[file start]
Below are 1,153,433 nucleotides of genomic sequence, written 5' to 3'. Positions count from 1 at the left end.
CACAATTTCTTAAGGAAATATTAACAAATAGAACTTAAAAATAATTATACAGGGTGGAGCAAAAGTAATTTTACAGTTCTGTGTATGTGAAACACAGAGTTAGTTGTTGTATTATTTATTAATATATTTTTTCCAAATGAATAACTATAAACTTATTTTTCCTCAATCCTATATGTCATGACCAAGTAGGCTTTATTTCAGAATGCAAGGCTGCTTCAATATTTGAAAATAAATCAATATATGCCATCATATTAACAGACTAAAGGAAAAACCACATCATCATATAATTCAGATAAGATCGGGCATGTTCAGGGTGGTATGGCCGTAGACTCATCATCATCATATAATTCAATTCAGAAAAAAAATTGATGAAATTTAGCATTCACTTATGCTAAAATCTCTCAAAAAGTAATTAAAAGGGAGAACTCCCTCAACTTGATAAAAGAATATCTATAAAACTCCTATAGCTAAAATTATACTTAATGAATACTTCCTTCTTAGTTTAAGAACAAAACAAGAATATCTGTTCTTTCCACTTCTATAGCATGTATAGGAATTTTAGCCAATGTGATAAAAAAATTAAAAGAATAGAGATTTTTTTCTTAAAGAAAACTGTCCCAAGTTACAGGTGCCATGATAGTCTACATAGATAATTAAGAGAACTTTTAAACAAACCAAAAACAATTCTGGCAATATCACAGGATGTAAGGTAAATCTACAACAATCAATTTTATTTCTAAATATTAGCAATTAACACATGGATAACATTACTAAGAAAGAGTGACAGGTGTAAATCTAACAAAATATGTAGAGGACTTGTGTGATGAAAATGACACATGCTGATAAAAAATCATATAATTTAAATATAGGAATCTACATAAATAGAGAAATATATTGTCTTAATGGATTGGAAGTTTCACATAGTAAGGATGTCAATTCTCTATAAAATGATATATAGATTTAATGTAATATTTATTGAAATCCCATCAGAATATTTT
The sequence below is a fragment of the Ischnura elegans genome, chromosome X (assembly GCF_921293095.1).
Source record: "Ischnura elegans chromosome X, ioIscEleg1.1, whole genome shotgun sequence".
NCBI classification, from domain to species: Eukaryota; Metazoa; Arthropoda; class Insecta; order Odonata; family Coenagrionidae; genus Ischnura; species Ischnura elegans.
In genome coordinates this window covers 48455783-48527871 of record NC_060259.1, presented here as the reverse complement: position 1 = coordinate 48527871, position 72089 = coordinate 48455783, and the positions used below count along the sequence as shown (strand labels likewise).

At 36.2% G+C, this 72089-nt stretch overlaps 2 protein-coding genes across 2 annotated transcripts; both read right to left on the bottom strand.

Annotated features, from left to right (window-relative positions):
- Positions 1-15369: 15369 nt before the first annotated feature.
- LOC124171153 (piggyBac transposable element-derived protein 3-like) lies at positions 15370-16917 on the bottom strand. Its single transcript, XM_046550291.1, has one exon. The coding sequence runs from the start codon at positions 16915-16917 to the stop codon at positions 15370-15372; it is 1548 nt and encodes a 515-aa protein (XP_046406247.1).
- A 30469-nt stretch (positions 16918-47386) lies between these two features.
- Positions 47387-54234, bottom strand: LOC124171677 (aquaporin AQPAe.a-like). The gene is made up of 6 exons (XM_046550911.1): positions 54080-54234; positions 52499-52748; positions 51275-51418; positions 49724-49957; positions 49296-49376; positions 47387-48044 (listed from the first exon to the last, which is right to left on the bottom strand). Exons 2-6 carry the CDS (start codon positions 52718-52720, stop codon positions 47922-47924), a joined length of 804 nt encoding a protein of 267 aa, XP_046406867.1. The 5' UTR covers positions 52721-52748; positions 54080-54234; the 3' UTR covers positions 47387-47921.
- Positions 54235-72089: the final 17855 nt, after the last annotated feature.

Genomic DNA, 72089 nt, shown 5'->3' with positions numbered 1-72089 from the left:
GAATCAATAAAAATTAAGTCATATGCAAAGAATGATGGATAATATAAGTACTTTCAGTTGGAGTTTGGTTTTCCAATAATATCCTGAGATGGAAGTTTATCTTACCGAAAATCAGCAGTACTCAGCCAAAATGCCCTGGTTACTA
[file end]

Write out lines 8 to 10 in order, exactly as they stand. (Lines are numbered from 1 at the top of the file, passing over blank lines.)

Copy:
Annotated features, from left to right (window-relative positions):
- Positions 1-15369: 15369 nt before the first annotated feature.
- LOC124171153 (piggyBac transposable element-derived protein 3-like) lies at positions 15370-16917 on the bottom strand. Its single transcript, XM_046550291.1, has one exon. The coding sequence runs from the start codon at positions 16915-16917 to the stop codon at positions 15370-15372; it is 1548 nt and encodes a 515-aa protein (XP_046406247.1).